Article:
|From the SLAS President|
By Jeff Paslay, Ph.D.
The SLAS Mission in Action
At the United Nations (U.N.) Millennium Summit in 2000, U.N. Secretary General Kofi Annan introduced the Health InterNetwork, an initiative to improve access to information for health professionals, researchers, scientists and policy makers. The core elements of the project were content, Internet connectivity and capacity building. Within this framework, the Health InterNetwork Access to Research Initiative (HINARI) was launched in 2002 with some 1,500 journals including our own Journal of Biomolecular Screening (JBS) and Journal of Laboratory Automation (JALA).
In 2004, HINARI joined forces with three other related initiatives to form Research4Life. Today, more than 6,000 institutions in over 100 countries and territories in the developing world have free or low cost access to more than 17,000 peer-reviewed international scientific journals, books and databases provided by the world's leading science publishers through the Research4Life program. In addition to HINARI, the three other public/private partnerships fueling Research4Life include Access to Global Online Research in Agriculture (AGORA), Online Access to Research in the Environment (OARE) and Access to Research for Development and Innovation (ARDI).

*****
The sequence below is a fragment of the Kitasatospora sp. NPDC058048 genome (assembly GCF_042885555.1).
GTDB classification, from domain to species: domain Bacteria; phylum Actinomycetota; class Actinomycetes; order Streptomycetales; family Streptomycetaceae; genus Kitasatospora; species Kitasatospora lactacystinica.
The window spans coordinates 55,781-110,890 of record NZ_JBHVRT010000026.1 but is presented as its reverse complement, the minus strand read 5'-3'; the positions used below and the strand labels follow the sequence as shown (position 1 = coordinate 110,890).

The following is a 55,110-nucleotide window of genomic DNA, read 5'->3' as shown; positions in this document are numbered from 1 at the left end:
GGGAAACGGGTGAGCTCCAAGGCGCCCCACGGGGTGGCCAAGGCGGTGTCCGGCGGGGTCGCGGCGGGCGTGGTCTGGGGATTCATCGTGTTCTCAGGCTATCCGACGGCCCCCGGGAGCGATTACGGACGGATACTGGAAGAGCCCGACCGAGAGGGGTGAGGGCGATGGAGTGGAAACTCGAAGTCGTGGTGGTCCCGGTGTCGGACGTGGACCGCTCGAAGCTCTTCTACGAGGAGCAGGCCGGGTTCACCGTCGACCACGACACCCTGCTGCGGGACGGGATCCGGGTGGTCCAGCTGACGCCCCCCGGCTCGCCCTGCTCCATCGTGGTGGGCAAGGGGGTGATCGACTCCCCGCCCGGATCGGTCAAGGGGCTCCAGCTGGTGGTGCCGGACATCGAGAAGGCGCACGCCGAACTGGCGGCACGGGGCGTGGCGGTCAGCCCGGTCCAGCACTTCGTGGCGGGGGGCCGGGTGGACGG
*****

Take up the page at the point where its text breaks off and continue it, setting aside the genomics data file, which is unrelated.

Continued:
SLAS is proud that its two official journals, JALA and JBS, are part of Research4Life’s effort to help achieve the U.N.’s Millennium Development Goals. Last year, JALA was accessed 2,209 times and JBS was accessed 1,474 times by Research4Life users from publicly-funded non-profit institutions in 65 different low- and middle-income countries. The most visits came from Colombia (383), followed by Vietnam (322) and Ukraine (306).
By making available the best-in-class scientific research published in JALA and JBS through Research4Life, SLAS is living its mission, which is “to provide forums for education and information exchange to encourage the study of, and improve the science and practice of, laboratory automation and screening.” Reaching out to like-minded, but under-funded scientists in developing countries also speaks directly to the SLAS Strategic Plan goal of connecting the global community via SLAS content. In 2012, SLAS built on this foundation by extending full membership benefits to individuals in emerging economies at greatly reduced membership rates. On top of this, the SLAS Tony B. Student Travel Awards program routinely funds participation in our Annual Conference and Exhibition for about 50 students, graduate students, post-doctoral associates and junior faculty from around the world. At SLAS2013, they came from 12 different countries.
All members of the SLAS Biomolecular Sciences Section (BSS) have year-round, instant access to JBS Online. Members of the SLAS Laboratory Automation Section (LAS) have year-round, instant access to JALA Online. These are rich resources that we are proud to share with the world. We hope you take advantage of them by regularly browsing the tables of contents and the OnlineFirst sections, which present original scientific research ahead-of-print. In addition, you can conduct searches of all issues by keywords or author names, save searches and sign up for free search alerts.